Two-photon fluorescence microscopy may accurately diagnose skin cancer quickly. (this is engineering)

According to a study, an unique imaging technology diagnosed nonmelanoma skin tumours with good sensitivity, specificity, and accuracy.

“We are interested in attempting to increase clinical throughput and provide patients with a speedier diagnosis,” said Michael G. Giacomelli, PhD, of the University of Rochester’s biomedical engineering department and one of the paper’s authors. “Biopsying patients, waiting days or weeks for lab findings, and then rescheduling them if treatment is needed is time-consuming and inefficient.”

Examining skin
Nonmelanoma skin malignancies were diagnosed with great sensitivity, specificity, and accuracy using a novel imaging approach.

The researchers found that paraffin section histologic examination of skin biopsy specimens is the most common method for diagnosing nonmelanoma skin malignancies (NMSCs).

NMSC and other diseases may be diagnosed at the point of treatment using two-photon fluorescence microscopy (TPFM). Giacomelli described the method.

In the comparative effectiveness pilot investigation, Giacomelli and colleagues analysed 29 fresh biopsy specimens from verified NMSC lesions. TPFM was utilised to examine specimens on site, and paraffin histology produced co-registered pictures.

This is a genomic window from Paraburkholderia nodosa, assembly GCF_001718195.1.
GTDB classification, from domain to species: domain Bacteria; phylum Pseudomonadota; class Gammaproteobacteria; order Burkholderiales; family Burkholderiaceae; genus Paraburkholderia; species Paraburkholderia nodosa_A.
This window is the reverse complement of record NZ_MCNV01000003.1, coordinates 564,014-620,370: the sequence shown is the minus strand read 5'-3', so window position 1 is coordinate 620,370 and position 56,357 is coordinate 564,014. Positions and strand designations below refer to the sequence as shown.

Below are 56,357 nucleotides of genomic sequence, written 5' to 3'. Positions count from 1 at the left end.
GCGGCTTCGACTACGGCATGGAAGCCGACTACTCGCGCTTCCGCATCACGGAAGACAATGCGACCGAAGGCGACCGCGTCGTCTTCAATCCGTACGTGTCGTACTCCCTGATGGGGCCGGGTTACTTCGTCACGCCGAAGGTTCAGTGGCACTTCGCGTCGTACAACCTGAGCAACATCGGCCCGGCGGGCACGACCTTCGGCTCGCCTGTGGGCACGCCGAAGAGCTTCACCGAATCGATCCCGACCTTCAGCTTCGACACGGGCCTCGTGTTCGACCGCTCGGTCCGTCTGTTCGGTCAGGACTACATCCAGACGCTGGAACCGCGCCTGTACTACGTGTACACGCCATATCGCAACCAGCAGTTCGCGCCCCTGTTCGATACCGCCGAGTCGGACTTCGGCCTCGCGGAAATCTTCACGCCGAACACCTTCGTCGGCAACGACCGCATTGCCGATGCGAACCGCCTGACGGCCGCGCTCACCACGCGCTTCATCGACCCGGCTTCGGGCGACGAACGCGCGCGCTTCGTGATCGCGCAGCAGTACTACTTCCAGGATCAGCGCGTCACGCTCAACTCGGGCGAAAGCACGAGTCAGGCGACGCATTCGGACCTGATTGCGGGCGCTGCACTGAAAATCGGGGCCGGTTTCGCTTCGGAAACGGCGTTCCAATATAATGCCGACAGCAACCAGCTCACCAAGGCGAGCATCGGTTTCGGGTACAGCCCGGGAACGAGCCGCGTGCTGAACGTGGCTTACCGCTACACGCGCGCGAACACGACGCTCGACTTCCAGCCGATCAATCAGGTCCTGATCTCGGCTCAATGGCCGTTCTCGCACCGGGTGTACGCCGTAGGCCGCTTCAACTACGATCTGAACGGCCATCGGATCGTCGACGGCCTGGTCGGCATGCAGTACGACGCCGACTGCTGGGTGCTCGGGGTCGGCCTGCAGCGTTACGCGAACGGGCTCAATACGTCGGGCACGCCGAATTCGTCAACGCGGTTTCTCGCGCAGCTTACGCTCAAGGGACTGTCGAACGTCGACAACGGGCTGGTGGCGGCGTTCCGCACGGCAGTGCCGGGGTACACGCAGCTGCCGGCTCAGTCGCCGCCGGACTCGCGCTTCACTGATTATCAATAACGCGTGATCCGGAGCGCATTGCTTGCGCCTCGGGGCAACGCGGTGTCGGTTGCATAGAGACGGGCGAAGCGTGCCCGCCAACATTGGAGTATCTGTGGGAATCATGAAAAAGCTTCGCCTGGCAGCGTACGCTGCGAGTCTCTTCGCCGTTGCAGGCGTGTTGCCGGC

October 2019–August 2021 was the study’s duration.

12 co-registered picture pairs were used for training, while 15 were assessed by a qualified dermatologist. Two were eliminated.

Compared to paraffin histology, TPFM’s sensitivity, specificity, and accuracy for NMSC samples were of interest.

14 of 15 samples in the evaluation set were identically diagnosed using both techniques.

TPFM had 100% sensitivity (48%-100%), 100% specificity (69%-100%), and 100% accuracy (78%-100%) in identifying basal cell carcinoma.

For squamous cell cancer samples, the innovative technique had 89% sensitivity (95% CI, 52%-100%), 100% specificity (95%, 54%-100%), and 93% accuracy (95%, 68%-100%).

According to the data, TPFM had 93% sensitivity (95% CI, 66%-100%), 100% specificity (95%, 3%-100%), and 93% accuracy (95%, 68%-100%) for NMSC diagnosis.



Journal Reference

Ching-Roa VD, Huang CZ, Ibrahim SF, Smoller BR, Giacomelli MG. Real-time Analysis of Skin Biopsy Specimens With 2-Photon Fluorescence Microscopy. JAMA Dermatol. 2022;158(10):1175–1182. doi:10.1001/jamadermatol.2022.3628

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